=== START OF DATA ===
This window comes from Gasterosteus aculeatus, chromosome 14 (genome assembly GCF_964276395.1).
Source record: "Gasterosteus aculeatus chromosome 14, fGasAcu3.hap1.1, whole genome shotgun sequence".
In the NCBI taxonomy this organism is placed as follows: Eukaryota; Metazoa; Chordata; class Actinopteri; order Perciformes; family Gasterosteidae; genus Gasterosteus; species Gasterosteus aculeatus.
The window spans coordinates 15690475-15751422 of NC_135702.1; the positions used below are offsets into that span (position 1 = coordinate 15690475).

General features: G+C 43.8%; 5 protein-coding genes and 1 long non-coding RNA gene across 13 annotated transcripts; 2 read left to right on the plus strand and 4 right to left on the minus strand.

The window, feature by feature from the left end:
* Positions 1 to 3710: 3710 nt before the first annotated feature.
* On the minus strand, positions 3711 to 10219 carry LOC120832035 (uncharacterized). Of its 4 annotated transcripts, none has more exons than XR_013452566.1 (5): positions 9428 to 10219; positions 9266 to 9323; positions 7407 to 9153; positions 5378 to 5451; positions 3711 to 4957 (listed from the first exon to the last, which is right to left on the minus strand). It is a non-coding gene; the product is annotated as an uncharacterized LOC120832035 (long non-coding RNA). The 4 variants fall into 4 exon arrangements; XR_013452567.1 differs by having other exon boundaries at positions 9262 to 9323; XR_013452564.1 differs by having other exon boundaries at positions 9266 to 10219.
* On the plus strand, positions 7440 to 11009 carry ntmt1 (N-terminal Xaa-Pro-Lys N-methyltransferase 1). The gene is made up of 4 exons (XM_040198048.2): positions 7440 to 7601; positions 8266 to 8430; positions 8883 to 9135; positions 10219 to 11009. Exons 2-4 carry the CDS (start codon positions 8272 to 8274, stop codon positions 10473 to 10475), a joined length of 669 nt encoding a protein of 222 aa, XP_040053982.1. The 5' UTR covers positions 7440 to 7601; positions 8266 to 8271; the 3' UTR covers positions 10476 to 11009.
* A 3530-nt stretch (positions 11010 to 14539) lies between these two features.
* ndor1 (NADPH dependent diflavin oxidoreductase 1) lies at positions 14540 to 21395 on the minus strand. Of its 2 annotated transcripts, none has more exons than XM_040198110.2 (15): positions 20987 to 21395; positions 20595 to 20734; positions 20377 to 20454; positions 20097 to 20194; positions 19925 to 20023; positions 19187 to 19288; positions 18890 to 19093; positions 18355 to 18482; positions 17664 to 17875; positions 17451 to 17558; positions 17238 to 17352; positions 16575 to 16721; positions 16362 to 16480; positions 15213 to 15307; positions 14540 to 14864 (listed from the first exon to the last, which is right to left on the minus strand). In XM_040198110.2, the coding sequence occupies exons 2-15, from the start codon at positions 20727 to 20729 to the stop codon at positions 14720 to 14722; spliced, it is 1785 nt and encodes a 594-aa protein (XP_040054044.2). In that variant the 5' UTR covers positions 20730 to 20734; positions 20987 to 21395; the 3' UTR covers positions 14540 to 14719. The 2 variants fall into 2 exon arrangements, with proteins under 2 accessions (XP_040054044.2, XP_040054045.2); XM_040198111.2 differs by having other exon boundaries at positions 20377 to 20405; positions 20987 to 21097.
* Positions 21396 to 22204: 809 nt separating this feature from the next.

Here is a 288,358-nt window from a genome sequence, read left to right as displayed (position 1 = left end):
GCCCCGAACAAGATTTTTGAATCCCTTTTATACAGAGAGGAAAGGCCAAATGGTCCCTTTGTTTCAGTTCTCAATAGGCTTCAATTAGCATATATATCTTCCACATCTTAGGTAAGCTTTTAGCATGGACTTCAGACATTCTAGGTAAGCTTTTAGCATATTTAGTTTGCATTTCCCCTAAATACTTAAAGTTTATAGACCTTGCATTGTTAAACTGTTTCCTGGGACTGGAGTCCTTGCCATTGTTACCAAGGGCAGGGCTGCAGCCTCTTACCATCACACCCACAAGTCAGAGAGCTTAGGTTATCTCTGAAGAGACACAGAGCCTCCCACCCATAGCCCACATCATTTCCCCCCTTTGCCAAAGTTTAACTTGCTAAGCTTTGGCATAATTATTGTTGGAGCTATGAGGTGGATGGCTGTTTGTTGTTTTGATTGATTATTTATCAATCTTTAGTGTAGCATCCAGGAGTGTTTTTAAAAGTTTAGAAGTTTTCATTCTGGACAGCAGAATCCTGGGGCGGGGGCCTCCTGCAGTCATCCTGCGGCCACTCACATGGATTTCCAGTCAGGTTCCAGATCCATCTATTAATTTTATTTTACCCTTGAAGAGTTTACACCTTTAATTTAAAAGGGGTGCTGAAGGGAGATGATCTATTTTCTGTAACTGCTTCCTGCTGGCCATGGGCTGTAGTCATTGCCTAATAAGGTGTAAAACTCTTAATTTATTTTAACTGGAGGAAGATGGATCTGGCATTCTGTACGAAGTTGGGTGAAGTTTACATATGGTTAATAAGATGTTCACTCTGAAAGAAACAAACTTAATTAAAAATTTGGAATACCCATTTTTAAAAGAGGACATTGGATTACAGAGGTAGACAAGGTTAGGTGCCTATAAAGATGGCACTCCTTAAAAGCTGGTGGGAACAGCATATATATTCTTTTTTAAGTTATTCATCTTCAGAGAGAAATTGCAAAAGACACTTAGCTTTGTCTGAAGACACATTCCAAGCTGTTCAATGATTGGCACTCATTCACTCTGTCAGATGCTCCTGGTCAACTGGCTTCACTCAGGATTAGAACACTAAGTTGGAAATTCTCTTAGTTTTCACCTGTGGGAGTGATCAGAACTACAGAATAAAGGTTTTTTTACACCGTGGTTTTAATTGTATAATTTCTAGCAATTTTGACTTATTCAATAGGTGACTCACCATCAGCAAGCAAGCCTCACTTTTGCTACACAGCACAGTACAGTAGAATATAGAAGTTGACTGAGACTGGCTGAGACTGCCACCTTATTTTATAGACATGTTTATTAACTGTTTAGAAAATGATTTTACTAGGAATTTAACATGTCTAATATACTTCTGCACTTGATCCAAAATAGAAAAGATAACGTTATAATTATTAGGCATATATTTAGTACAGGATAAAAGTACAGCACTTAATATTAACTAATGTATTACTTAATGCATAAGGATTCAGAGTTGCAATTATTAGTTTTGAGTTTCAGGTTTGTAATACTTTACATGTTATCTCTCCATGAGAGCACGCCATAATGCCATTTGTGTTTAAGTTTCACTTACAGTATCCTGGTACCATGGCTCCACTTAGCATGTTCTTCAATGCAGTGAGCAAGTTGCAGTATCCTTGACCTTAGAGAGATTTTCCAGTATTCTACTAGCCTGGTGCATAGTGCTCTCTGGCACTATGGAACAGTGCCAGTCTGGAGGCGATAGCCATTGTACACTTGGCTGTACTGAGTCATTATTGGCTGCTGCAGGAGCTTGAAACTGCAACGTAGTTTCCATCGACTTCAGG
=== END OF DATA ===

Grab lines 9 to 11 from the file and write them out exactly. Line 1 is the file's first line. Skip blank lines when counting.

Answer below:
* On the plus strand, positions 7440 to 11009 carry ntmt1 (N-terminal Xaa-Pro-Lys N-methyltransferase 1). The gene is made up of 4 exons (XM_040198048.2): positions 7440 to 7601; positions 8266 to 8430; positions 8883 to 9135; positions 10219 to 11009. Exons 2-4 carry the CDS (start codon positions 8272 to 8274, stop codon positions 10473 to 10475), a joined length of 669 nt encoding a protein of 222 aa, XP_040053982.1. The 5' UTR covers positions 7440 to 7601; positions 8266 to 8271; the 3' UTR covers positions 10476 to 11009.
* A 3530-nt stretch (positions 11010 to 14539) lies between these two features.
* ndor1 (NADPH dependent diflavin oxidoreductase 1) lies at positions 14540 to 21395 on the minus strand. Of its 2 annotated transcripts, none has more exons than XM_040198110.2 (15): positions 20987 to 21395; positions 20595 to 20734; positions 20377 to 20454; positions 20097 to 20194; positions 19925 to 20023; positions 19187 to 19288; positions 18890 to 19093; positions 18355 to 18482; positions 17664 to 17875; positions 17451 to 17558; positions 17238 to 17352; positions 16575 to 16721; positions 16362 to 16480; positions 15213 to 15307; positions 14540 to 14864 (listed from the first exon to the last, which is right to left on the minus strand). In XM_040198110.2, the coding sequence occupies exons 2-15, from the start codon at positions 20727 to 20729 to the stop codon at positions 14720 to 14722; spliced, it is 1785 nt and encodes a 594-aa protein (XP_040054044.2). In that variant the 5' UTR covers positions 20730 to 20734; positions 20987 to 21395; the 3' UTR covers positions 14540 to 14719. The 2 variants fall into 2 exon arrangements, with proteins under 2 accessions (XP_040054044.2, XP_040054045.2); XM_040198111.2 differs by having other exon boundaries at positions 20377 to 20405; positions 20987 to 21097.